Cole Hamels’ agent is in Florida this week and Jim Salisbury of CSNPhilly.com reports that long-term contract negotiations with the Phillies “are heating up.”
According to Salisbury, agent John Boggs has already met with general manager Ruben Amaro Jr. once and plans to do so again later this week.
Asked to describe the present status of negotiations, Boggs said:
Basically, we’re talking. It’s a process. We’ve had a conversation and we’ll continue the dialogue. Ruben and I have a very good relationship.
However, he replied “I don’t see that happening” when asked if he thought it was possible for the two sides to reach an agreement before he leaves Florida.
The good news for the Phillies is that Boggs and Hamels apparently aren’t setting any sort of deadline for talks, so unlike many other impending free agents they won’t cut off all negotiations on Opening Day. So while they won’t be giving the Phillies a hometown discount, they also won’t be trying to pressure Amaro and company into what Boggs called “a frenzy” that can be created by self-imposed deadlines.
Ultimately it’s going to take more than $100 million to keep Hamels in Philadelphia beyond this season, but it sounds like the Phillies will have every opportunity to retain him if they’re willing to make that commitment before he hits the open market next winter.
According to STATS, INC., the average game in 2015 was 2 hours, 56 minutes. That’s six minutes faster than games in 2014.
The gains came in the first half, when games averaged 2:53. Second half games averaged three hours even. One can probably thank the expanded rosters in September for that, as games then see many more pitching changes. Of course, it’s likely that second half games were faster in 2015 than 2014 as well given the rules changes.
Those changes: agreement to enforce the rule requiring a hitter to keep at least one foot in the batter’s box and the installation of clocks timing pitching changes and between-inning breaks in ever ballpark.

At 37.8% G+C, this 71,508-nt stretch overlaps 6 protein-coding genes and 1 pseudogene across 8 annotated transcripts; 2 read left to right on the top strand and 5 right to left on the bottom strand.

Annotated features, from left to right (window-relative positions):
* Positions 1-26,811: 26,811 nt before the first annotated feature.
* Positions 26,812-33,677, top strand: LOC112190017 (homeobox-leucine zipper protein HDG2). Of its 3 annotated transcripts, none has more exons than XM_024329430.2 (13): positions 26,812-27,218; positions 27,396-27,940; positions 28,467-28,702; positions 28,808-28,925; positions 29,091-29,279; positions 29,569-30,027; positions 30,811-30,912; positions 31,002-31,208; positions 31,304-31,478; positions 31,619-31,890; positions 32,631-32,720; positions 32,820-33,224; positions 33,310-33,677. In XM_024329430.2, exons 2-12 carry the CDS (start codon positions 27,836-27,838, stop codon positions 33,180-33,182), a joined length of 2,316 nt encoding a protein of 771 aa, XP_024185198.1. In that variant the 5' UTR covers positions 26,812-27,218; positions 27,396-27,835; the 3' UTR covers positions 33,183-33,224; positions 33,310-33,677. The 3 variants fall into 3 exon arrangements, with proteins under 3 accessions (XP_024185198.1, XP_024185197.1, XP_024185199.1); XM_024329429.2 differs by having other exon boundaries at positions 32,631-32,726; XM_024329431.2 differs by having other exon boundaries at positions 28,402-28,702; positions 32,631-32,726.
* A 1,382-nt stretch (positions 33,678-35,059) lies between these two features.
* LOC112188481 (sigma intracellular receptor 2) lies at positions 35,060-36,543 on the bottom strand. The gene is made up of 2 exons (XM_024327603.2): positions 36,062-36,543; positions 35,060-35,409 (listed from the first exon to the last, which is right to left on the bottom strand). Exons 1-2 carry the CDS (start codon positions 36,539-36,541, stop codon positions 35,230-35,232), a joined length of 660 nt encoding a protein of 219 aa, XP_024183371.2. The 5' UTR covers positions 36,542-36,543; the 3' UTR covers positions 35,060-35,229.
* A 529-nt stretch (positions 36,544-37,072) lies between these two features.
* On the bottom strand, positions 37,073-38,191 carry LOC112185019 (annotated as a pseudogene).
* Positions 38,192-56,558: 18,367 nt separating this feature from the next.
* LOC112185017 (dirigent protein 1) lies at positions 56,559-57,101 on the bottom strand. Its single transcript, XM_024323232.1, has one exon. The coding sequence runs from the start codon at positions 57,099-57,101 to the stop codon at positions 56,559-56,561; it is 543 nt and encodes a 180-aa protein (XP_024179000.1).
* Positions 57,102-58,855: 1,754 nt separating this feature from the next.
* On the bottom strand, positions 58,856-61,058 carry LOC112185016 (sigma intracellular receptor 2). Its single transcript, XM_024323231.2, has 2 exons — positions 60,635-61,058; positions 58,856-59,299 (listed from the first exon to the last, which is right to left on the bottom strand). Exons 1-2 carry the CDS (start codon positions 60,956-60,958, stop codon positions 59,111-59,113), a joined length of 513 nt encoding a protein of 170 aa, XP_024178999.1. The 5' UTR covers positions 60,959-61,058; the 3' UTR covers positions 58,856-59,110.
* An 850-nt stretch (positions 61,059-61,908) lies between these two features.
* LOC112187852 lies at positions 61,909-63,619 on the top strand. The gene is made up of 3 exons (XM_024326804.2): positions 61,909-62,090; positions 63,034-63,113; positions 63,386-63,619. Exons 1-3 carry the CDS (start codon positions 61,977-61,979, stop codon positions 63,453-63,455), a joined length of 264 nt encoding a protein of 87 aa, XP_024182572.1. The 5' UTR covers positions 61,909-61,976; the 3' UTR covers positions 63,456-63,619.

It remains to be seen if MLB stays satisfied with that modest improvement or if chooses to go the way Triple-A and Double-A leagues did. They installed 20-second pitch clocks and started penalizing violators with balls and strikes. Triple-A’s two leagues, the International and Pacific Leagues, saw game-time decreases by 13 and 16 minutes, respectively.
I’m so old I remember when general managers used to run baseball operations departments. Now they’re basically assistants.
The latest example: the Oakland Athletics have promoted Billy Beane to vice president of baseball operations and have named David Forst general manager. Forst has been with the A’s for 16 years and has been Beane’s assistant for 12 years, so it’s not exactly a situation in which Forst will be making the final calls. The official move came today, though the move has been in the works for some time, it seems.
Someone with a lot of good front office access is going to write a good story this winter about the title inflation going on in Major League Baseball over the past year. And it’s gonna be great when one of his or her sources breaks the pattern of saying “well, baseball transactions are so much more complex these days . . . ” and admits “hey, if Theo gets a fancy title and La Russa gets a fancy title I WANT A FANCY TITLE TOO.”
Not that it’s much of a secret as it is.